A Will To Succeed

Returning to the mountain was a personal decision for each team member. Viesturs didn't want to leave with a sense of doom hanging on the mountain. He wanted to remind himself and others that Everest can be climbed safely. Segarra, having put so much time and effort into the expedition, still wanted another shot at the summit. Schauer concurred, "I never thought about not going back up. We had a job to finish and actually felt the window of calm weather hadn't yet come." "The mountain is a place of awesome beauty," Breashears summarized, "Despite all the work, the tragedies and the setbacks, we wouldn't be going up again if there wasn't also a lot of joy in it."

It took a team of Sherpas two days to restock oxygen bottles on the South Col. On May 17, the film team left Base Camp for one final attempt to set up the science equipment at the High Camp, and if the weather looked good, they would push for the summit.

Return to the Death Zone

On May 20, the team received an encouraging report that the jet stream had moved north, opening a period of calm, clear weather. Breashears described the summit plan: "In the early morning of May 23--shortly after midnight of the 22nd--we will leave the High Camp and head up. Four Sherpas will assist with the camera, two Sherpas will carry oxygen for others and two will cache additional bottles on the Southeast Ridge for the returning climbers. No Sherpa will carry more than 35 pounds." The summit team planned to be on top by 10 or 11 am and back to the High Camp mid-afternoon, giving them a safety margin of a few hours before nightfall. Tsuzuki, who was still recovering from two cracked ribs, was asked to remain at the High Camp as a communications and safety officer.

The evening of the 22nd, Schauer was working. In a three-man tent, packed with cooking gear and film equipment, he loaded four film magazines and checked camera lenses. With his oxygen mask on, it was awkward. When he took the mask off, he could function for only 15 minutes before his muscle reactions and movements slowed.

Viesturs left an hour ahead of the rest of the team, at 10 pm. Breaking trail in knee-deep snow and climbing without supplemental oxygen, he supposed the team would catch up with him. Though the distance from the South Col to the summit is only a mile and a half, the climbers cover the terrain at an average of twelve feet per minute.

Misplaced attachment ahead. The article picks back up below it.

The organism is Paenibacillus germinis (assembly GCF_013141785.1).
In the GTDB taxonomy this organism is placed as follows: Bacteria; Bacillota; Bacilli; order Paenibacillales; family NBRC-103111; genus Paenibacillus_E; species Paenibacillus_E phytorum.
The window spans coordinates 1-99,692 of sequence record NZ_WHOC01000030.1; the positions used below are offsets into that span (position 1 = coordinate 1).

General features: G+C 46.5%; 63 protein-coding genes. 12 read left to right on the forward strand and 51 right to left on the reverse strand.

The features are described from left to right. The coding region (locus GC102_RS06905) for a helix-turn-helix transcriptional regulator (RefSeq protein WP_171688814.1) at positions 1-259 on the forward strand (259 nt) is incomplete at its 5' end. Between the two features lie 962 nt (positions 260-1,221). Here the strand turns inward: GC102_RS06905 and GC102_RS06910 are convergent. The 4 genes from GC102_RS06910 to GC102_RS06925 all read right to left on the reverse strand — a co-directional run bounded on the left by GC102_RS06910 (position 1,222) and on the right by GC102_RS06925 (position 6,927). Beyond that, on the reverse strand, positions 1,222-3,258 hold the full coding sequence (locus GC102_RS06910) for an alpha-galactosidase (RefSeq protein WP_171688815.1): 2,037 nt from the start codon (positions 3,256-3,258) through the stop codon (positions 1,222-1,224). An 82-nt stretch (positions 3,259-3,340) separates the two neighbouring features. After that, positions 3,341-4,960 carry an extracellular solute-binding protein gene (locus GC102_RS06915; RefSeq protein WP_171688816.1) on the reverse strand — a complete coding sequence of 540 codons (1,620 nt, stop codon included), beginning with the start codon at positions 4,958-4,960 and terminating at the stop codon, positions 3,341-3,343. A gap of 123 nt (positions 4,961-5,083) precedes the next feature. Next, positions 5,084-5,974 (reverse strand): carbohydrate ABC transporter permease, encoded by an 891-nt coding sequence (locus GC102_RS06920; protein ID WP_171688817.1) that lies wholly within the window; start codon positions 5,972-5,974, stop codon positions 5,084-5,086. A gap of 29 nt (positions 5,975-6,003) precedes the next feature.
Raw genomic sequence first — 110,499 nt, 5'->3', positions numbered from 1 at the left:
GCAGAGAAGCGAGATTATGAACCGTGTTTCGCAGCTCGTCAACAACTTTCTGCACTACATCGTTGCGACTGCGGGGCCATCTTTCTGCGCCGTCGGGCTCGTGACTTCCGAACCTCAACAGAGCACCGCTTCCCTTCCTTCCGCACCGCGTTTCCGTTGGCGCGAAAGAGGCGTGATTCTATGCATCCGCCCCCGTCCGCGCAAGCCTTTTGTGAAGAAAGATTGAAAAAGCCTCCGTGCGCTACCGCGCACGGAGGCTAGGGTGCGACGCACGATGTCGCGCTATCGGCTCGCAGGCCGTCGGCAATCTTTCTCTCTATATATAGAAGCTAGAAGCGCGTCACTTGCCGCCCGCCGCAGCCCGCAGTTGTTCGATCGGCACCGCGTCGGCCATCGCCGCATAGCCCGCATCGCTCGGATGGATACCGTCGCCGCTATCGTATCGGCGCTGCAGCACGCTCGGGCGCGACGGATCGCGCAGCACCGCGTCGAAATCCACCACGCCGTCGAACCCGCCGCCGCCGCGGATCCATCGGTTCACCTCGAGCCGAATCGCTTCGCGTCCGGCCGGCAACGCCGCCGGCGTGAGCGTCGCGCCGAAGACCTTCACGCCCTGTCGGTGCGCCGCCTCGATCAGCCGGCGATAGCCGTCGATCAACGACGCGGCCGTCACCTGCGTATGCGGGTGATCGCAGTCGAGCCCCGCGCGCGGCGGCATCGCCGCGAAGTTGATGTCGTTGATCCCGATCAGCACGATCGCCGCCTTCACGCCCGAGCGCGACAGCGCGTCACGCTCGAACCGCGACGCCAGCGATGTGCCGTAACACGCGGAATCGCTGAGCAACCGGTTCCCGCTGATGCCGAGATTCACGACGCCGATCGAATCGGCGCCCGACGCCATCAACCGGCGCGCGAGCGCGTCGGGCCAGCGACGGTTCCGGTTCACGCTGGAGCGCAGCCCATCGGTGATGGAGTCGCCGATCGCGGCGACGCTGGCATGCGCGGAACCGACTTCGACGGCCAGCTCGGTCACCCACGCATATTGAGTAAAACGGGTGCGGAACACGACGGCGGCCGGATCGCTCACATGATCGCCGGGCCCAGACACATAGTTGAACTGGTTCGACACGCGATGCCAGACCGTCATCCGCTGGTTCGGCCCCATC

The climbers passed the bodies of Hall and Fischer. "Seeing Rob Hall's body was the hardest part of the ascent," said Segarra, "He was right at a place where we most needed to concentrate--not a place to make a mistake."

At 10:55 am, Viesturs radioed Base Camp to say that he and Breashears had gone as far as they could: "From where we are now, it's downhill in all directions." Jangbu Sherpa and Lhakpa Dorje joined them. Ed couldn't wait for the others. Without supplemental oxygen, he was getting very cold and needed to descend.

At 11:35 am, Jamling, Araceli, Robert and Sherpas Lhakpa Dorje, Thilen, Dorje and Lhakpa Moktu reached the summit. The Everest film team made cinematic history as they stood on the top of Mount Everest with the IMAX camera. By far, this was the biggest camera ever to photograph from the world's highest point. Describing the moment as the pinnacle of his career, Breashears risked frostbite in below freezing temperatures to re-thread the film barehanded for another magazine load. Schauer, who had been on Everest's summit 18 years prior, reflected, "When I heard the sound of the camera operating smoothly, I was thrilled, for this was the one reason we came to Everest." In all, the team photographed more than three minutes of film on the top and summit ridge, a remarkable feat.

No one felt that rush of excitement more than Jamling Tenzing Norgay: "This was where my father had stood 43 years ago. I cried a bit out of joy, and as I looked around I put my hands together and said thank you to Chomolungma."

For Breashears, the day wasn't joyful until everyone was back at the High Camp: "As leader and director, standing on top was an anxious moment because we knew so well those who stood there less than two weeks before us, didn't make it down."

The film team made it to the top and had also installed a weather station and took GPS measurements for Bilham at 26,000 feet. Geologists who advised the film had even convinced the team to carry back rocks from above this height. (Is there anything this crew can't do?)

After returning to the High Camp, Segarra wrote in her journal, "I turned and looked at the upper mountain. She stood elegant and powerful; an air of kindness surrounded her, or maybe it was my own sense of peacefulness at having stepped safely onto her icy skin."

IMAX and IMAX experience are registered trademarks of Imax Corporation